South Africans are proud of their country and what they have achieved. Although they themselves are quick to point out and complain to each other about the problems and shortcomings that still exist, they will harshly defend against any outsider doing so.
One thing you need to understand is that South African people are very straight-forward. If you do or say something that offends a South African, they will tell you so, in a very straight-forward manner. So, you must not be offended if this happens, but just apologise and change the manner in which you do things so that you don’t offend any other people.
Those who are practised in North American racial terminology should understand that familiar words have different meanings in South Africa, and the rules for what terms are polite or not are different. Also note that there are many South Africans that think classification according to skin colour or appearance in general, whether for political or social reasons, is inappropriate and would prefer to be referred to as simply South African irrespective of what you think they look like.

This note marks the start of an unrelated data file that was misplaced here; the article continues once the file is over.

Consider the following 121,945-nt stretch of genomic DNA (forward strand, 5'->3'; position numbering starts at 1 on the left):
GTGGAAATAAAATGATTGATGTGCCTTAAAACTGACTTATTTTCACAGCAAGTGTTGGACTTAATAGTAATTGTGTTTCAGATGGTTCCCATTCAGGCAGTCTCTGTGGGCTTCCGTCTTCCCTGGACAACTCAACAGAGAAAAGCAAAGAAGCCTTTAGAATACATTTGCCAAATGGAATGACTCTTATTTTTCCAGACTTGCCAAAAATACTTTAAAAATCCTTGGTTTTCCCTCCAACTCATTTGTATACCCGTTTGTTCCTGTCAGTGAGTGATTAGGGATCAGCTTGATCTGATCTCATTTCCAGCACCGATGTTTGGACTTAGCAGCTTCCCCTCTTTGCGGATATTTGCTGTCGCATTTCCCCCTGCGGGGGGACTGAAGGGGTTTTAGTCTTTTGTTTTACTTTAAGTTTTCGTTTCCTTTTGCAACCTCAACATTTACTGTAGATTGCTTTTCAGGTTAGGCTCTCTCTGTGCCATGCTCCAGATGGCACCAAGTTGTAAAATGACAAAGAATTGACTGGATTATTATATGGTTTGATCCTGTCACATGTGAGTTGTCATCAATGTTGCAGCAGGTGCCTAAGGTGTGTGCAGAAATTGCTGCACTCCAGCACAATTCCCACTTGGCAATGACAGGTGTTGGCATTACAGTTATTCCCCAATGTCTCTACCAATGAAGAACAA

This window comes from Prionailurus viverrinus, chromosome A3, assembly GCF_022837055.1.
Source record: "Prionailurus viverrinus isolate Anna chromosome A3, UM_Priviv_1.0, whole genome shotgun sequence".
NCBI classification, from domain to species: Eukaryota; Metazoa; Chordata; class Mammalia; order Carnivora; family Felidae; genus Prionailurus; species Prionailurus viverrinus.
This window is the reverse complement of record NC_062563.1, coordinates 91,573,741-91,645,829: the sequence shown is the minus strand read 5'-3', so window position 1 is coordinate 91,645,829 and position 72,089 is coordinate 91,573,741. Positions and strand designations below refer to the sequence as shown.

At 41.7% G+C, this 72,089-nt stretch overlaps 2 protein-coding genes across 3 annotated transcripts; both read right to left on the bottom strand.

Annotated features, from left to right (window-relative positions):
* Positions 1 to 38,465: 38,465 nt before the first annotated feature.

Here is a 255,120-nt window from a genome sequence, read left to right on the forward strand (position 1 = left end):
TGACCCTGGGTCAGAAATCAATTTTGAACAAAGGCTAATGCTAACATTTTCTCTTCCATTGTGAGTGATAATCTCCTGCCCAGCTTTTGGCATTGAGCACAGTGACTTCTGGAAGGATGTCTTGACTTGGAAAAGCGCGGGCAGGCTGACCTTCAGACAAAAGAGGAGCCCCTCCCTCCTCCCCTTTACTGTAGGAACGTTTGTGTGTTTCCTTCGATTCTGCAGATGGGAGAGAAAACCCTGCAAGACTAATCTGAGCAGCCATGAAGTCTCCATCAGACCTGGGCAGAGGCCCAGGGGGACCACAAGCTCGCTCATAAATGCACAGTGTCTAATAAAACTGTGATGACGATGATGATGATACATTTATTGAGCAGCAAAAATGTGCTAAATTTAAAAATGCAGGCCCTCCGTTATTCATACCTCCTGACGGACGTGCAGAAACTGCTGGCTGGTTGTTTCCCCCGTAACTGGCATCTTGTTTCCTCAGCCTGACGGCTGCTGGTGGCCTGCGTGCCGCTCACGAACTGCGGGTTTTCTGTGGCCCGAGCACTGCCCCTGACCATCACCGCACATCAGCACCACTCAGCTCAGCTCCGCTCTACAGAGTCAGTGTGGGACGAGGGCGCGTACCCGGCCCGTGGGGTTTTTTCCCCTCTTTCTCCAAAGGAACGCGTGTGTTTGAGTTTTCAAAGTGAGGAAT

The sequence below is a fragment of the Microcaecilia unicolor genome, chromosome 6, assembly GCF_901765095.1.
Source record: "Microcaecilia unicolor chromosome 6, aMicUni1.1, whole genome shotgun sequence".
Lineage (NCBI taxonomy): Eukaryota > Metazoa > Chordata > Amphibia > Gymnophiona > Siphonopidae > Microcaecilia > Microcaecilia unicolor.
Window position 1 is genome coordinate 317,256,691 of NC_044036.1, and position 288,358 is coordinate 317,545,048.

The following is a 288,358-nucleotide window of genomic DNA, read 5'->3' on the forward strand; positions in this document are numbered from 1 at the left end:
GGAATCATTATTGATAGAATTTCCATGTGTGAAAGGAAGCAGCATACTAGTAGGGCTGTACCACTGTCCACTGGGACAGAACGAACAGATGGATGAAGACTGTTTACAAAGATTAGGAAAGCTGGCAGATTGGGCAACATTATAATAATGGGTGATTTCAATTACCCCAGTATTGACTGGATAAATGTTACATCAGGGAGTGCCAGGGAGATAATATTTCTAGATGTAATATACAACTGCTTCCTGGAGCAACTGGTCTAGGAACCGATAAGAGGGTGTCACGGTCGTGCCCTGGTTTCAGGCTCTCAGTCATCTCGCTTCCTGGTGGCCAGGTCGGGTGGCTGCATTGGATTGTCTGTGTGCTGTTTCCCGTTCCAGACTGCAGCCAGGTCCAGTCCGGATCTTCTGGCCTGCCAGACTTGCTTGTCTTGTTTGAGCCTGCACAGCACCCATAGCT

- If you wish to refer to South Africans of solely African ancestry, “black” (the term used under apartheid) is still considered appropriate by some. It might help to practice thinking of identifying particular language groups-Zulu, Xhosa, Sotho,etc…
- The term “coloured” refers to a mixed race cultural group with white and African ancestors from the early colonial period – and who typically speak Afrikaans and dwell chiefly in the Western Cape, although some of these people oppose the term, and simply call themselves black. ‘Coloured’ can be used incorrectly to describe people who would consider themselves as either black or white and thus should be used with caution.